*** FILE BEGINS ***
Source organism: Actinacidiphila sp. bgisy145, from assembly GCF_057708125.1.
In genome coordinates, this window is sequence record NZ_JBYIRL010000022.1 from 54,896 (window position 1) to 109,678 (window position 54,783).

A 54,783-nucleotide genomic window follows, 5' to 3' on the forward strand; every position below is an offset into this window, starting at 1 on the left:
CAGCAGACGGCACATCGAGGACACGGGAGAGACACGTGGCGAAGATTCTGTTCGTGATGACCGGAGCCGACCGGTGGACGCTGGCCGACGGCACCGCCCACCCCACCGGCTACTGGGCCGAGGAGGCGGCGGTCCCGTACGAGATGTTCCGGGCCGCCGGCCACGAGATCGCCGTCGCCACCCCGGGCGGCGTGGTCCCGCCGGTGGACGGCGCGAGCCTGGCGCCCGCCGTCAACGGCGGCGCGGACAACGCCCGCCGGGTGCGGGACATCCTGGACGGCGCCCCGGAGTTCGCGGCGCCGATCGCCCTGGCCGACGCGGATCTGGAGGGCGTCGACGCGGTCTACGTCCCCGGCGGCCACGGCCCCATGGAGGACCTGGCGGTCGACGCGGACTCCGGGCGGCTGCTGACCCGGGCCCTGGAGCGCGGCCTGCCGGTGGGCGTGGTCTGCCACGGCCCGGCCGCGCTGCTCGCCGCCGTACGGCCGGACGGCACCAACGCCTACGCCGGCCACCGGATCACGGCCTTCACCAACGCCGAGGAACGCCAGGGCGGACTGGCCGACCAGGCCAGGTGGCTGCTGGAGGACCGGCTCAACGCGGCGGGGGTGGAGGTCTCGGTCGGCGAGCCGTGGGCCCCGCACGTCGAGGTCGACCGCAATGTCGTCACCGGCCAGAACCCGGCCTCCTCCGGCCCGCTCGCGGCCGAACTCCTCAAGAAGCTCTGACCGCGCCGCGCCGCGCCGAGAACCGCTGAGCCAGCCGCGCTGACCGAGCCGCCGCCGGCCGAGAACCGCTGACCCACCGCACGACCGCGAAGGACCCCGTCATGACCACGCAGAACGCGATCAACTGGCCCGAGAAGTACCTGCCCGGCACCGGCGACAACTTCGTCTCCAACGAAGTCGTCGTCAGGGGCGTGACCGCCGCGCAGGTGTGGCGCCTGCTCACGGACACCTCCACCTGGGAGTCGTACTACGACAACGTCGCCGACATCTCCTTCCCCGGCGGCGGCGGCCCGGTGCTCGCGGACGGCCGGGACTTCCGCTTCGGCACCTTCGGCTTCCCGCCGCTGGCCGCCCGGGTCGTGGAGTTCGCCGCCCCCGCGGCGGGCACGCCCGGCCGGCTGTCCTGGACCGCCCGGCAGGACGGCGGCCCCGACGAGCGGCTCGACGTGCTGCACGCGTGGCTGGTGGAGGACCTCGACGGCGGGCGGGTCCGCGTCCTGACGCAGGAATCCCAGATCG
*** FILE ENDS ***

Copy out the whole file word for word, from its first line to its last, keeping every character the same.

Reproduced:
Source organism: Actinacidiphila sp. bgisy145, from assembly GCF_057708125.1.
In genome coordinates, this window is sequence record NZ_JBYIRL010000022.1 from 54,896 (window position 1) to 109,678 (window position 54,783).

A 54,783-nucleotide genomic window follows, 5' to 3' on the forward strand; every position below is an offset into this window, starting at 1 on the left:
CAGCAGACGGCACATCGAGGACACGGGAGAGACACGTGGCGAAGATTCTGTTCGTGATGACCGGAGCCGACCGGTGGACGCTGGCCGACGGCACCGCCCACCCCACCGGCTACTGGGCCGAGGAGGCGGCGGTCCCGTACGAGATGTTCCGGGCCGCCGGCCACGAGATCGCCGTCGCCACCCCGGGCGGCGTGGTCCCGCCGGTGGACGGCGCGAGCCTGGCGCCCGCCGTCAACGGCGGCGCGGACAACGCCCGCCGGGTGCGGGACATCCTGGACGGCGCCCCGGAGTTCGCGGCGCCGATCGCCCTGGCCGACGCGGATCTGGAGGGCGTCGACGCGGTCTACGTCCCCGGCGGCCACGGCCCCATGGAGGACCTGGCGGTCGACGCGGACTCCGGGCGGCTGCTGACCCGGGCCCTGGAGCGCGGCCTGCCGGTGGGCGTGGTCTGCCACGGCCCGGCCGCGCTGCTCGCCGCCGTACGGCCGGACGGCACCAACGCCTACGCCGGCCACCGGATCACGGCCTTCACCAACGCCGAGGAACGCCAGGGCGGACTGGCCGACCAGGCCAGGTGGCTGCTGGAGGACCGGCTCAACGCGGCGGGGGTGGAGGTCTCGGTCGGCGAGCCGTGGGCCCCGCACGTCGAGGTCGACCGCAATGTCGTCACCGGCCAGAACCCGGCCTCCTCCGGCCCGCTCGCGGCCGAACTCCTCAAGAAGCTCTGACCGCGCCGCGCCGCGCCGAGAACCGCTGAGCCAGCCGCGCTGACCGAGCCGCCGCCGGCCGAGAACCGCTGACCCACCGCACGACCGCGAAGGACCCCGTCATGACCACGCAGAACGCGATCAACTGGCCCGAGAAGTACCTGCCCGGCACCGGCGACAACTTCGTCTCCAACGAAGTCGTCGTCAGGGGCGTGACCGCCGCGCAGGTGTGGCGCCTGCTCACGGACACCTCCACCTGGGAGTCGTACTACGACAACGTCGCCGACATCTCCTTCCCCGGCGGCGGCGGCCCGGTGCTCGCGGACGGCCGGGACTTCCGCTTCGGCACCTTCGGCTTCCCGCCGCTGGCCGCCCGGGTCGTGGAGTTCGCCGCCCCCGCGGCGGGCACGCCCGGCCGGCTGTCCTGGACCGCCCGGCAGGACGGCGGCCCCGACGAGCGGCTCGACGTGCTGCACGCGTGGCTGGTGGAGGACCTCGACGGCGGGCGGGTCCGCGTCCTGACGCAGGAATCCCAGATCG